Tourists travelling to Iceland have been urged to stay away from some parts of the country because of a volcanic eruption which happened on February 8.
In their travel advice for Iceland, the Foreign, Commonwealth, and Development Office warned the country was “seismically active” and that there had been a series of eruption.
They explained: “Iceland is volcanic and seismically active. Recently there have been a series of volcanic eruptions on the Reykjanes peninsula in south-west Iceland, the latest occurring on 8 February 2024.
The home office added: Keflavik International Airport and the road to it are unaffected and operating normally.
“The capital city, Reykjavik, and the rest of Iceland are not impacted by the eruptions. It is likely there will be further eruptions in this location. You should monitor local media for updates and follow the authorities’ advice on travel to the area.”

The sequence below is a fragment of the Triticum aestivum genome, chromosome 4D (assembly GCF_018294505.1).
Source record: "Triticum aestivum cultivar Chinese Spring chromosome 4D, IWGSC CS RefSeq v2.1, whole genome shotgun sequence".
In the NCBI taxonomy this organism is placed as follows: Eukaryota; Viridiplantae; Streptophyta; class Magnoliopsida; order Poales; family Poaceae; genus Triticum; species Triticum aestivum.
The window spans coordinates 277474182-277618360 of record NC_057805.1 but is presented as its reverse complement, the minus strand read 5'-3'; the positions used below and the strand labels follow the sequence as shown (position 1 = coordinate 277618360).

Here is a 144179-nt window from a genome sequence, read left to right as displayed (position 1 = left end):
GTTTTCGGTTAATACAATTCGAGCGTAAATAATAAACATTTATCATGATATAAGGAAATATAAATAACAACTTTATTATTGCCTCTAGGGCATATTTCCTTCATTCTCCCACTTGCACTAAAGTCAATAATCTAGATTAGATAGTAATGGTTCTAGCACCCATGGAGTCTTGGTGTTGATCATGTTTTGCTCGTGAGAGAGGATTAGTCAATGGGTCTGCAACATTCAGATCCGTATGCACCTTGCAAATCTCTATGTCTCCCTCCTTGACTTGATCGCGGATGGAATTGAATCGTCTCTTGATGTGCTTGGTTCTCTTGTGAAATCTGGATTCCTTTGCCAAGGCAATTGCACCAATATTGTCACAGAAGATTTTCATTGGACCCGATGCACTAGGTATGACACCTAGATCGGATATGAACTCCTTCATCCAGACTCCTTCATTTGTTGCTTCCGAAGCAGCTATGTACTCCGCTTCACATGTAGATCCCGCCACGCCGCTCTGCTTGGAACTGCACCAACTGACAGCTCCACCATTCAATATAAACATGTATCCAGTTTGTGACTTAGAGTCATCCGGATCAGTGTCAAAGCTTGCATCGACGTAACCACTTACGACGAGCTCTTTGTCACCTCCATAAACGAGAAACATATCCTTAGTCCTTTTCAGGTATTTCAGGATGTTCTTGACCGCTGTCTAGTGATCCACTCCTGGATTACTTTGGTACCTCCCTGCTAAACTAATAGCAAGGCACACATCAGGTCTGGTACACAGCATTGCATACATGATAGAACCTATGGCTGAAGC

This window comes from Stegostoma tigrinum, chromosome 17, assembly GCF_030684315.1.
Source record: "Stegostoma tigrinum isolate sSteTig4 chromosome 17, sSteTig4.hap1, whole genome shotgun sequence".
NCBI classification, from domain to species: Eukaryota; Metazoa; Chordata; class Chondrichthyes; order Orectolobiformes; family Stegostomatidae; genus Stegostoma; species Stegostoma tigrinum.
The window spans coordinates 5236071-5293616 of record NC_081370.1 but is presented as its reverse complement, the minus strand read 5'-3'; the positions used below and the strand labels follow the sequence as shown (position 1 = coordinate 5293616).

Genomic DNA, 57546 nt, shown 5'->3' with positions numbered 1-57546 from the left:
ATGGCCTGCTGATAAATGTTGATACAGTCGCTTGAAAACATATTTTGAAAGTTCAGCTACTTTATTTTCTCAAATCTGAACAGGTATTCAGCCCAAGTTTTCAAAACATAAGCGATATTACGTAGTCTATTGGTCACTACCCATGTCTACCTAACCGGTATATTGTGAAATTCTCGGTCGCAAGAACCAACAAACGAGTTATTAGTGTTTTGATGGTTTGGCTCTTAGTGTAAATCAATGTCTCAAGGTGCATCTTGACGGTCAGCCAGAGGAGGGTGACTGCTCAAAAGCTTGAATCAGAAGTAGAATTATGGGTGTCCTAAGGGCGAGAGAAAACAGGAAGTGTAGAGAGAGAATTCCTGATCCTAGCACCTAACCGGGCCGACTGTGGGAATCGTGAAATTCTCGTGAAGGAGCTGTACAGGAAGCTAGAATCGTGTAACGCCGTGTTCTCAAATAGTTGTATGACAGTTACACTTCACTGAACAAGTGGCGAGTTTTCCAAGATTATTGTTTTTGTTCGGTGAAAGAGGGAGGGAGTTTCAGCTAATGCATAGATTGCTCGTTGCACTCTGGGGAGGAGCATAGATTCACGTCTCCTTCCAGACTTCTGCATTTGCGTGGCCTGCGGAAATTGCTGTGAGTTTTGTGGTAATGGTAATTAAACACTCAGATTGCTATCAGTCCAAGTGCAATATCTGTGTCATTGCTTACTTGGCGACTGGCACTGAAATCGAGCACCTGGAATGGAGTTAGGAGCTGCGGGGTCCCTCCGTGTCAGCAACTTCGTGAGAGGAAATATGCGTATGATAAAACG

ChronicleLive reported that Iceland’s largest airport Keflavik had not yet been affected by the eruptions and was still operating.
In an update earlier this week, Iceland’s police said: “The town of Grindavik, the area around and roads in the area will remain closed due to danger related to new crevasse openings and other factors. Hiking in the area is prohibited. Respect the commands, closures and stay away from the area.”
Visit Iceland added that the eruptions had decreased in intensity in recent days. They explained: “Air traffic to and from Iceland is operating normally, and Iceland remains a safe destination.
“The eruption’s effects are localised at the eruption site with road closures and do not threaten people. All services in Iceland are operating as usual.”
Reassuring current and potential tourists, the country’s tourism board wrote: “Iceland is well-acquainted with volcanic activity, having experienced three previous eruptions nearby on the Reykjanes Peninsula in 2021, 2022, and 2023.
“Icelandic authorities and the public are thoroughly prepared for such events, and the country boasts some of the world’s most sophisticated volcanic preparedness protocols. Iceland’s geoscientists are extensively experienced in managing volcanic activity.”